County Council: While 5 of 9 councilmembers are term-limited, one of the outstanding members is running for a second term: Eric Olson, representing District 3 (College Park, Riverdale, Lanham-Seabrook, New Carrollton). He has won accolades from all corners.
Mr. Olson is a champion for pedestrian and bicycle issues, and transit-oriented development. He has also been willing to take the unusual and often lonely action of voting against sprawl developments in other parts of the county. He has also advanced the use of density bonuses for affordable housing in the New Carrollton Metro station development plan.
I’m writing because I know you are interested in making Montgomery County more bike-friendly, and I wanted to call your attention to Hans Riemer, who is making support for two-wheeled transportation a major part of his campaign for at at-large seat on the County Council.
Hans has an excellent chance of winning, and I can personally attest to his commitment to all forms of bicycling, as I have joined him on many hours of riding the streets of DC, the mountain bike trails of Virginia, and just about every part of Montgomery County. Here’s what Hans has said about bicycling:
"I will make biking, walking, and transit a centerpiece of my agenda on the County Council. For too long, our elected leaders have given little more than lip service to alternatives to driving. I am already a regular bike commuter, so you don't have to wonder whether I will take the needs of bicyclists and pedestrians seriously. If I'm elected to the County Council, I am fully committed to shifting the county's transportation priorities to give people high quality choices in transportation. Here's how:
* Target key bike facilities for priority funding. The county has made incremental progress on improving its bicycling and pedestrian facilities in recent years, but it has failed to move forward on crucial projects such as the Metropolitan Branch Trail to connect Silver Spring to the Capital Crescent Trail and the District of Columbia and improvements to the Bethesda Trolley Trail abutting NIH. In a time when budgets are excruciatingly tight, we can't afford to build all of the bike infrastructure we would like, but we can certainly get these critical connections finished. Without safe and convenient ways to ride through downtown Silver Spring or between Rockville and Bethesda, many people who are otherwise open to bicycling will never seriously consider riding their bike to work.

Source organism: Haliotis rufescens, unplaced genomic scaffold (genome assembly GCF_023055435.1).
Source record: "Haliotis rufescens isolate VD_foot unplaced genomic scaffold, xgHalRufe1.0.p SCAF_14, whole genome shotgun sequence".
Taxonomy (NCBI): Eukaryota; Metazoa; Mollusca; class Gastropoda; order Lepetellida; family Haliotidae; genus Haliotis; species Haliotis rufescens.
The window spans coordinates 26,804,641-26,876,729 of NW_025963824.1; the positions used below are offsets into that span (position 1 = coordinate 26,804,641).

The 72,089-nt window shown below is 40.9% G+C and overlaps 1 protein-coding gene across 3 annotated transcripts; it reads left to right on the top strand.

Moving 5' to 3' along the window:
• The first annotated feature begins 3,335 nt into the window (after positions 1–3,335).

* Build the Purple Line. I strongly support the Purple Line and the accompanying improvements to the Capital Crescent Trail, including grade-separated crossings for bikers and walkers at Connecticut Avenue, Jones Bridge Road, and 16th Street. I believe that high quality walking and biking infrastructure can co-exist with a light rail line, and with careful planning both transit and the trail will benefit.
* Finish the park trails network. Paved and unpaved trails in the park system are a critical component of any strategy to make biking and walking an attractive option for recreation and transportation. The county's decision to cut the promised ICC hiker-biker trail into pieces, with large sections left incomplete or diverted onto busy roads corridors, was the wrong choice. The claim that a six-lane highway running through parkland is environmentally acceptable while adding a parallel bike trail is too environmentally destructive simply does not make sense. And unfortunately, the ICC trail is far from the only major walking and biking trail to be delayed, scaled back, or abandoned. I will fight to finish the trail network and connect it to roads with bike lanes or safe, signed bike routes.
* Commit the county to achieve specific targets for the share of all trips taken by transit, walking, or biking. I think 30 percent by 2030 would be an ambitious but achievable goal.
* Reform our Department of Transportation's mission to focus more on making great places to live. A community that is bikable and walkable is a community with a high quality of life. How many people would ride bikes if it were more safe and convenient? We should find out. Not only do we need connected, safe, separated bike lanes and trails county wide, but we should see just what we can accomplish in a city like Rockville, Bethesda or Silver Spring if we made biking a real priority. Let's build a test case for a new vision."
Dear Friends, As you may know, I am campaigning for a second term in the Maryland Statehouse. Because of my progressive record as a legislator, I've been endorsed by organizations like the Sierra Club, Montgomery County Teachers, Equality Maryland, the SEIU and many more.
You can find out more about my legislative successes at <a href="http://www.alcarr.org">www.alcarr.org</a>.
Please consider making an online donation to my campaign.
By donating to my campaign, you will help get the word out to voters so that I can continue my work on important issues like improving education, cleaning up our environment and building a more inclusive community. Even a small amount will help.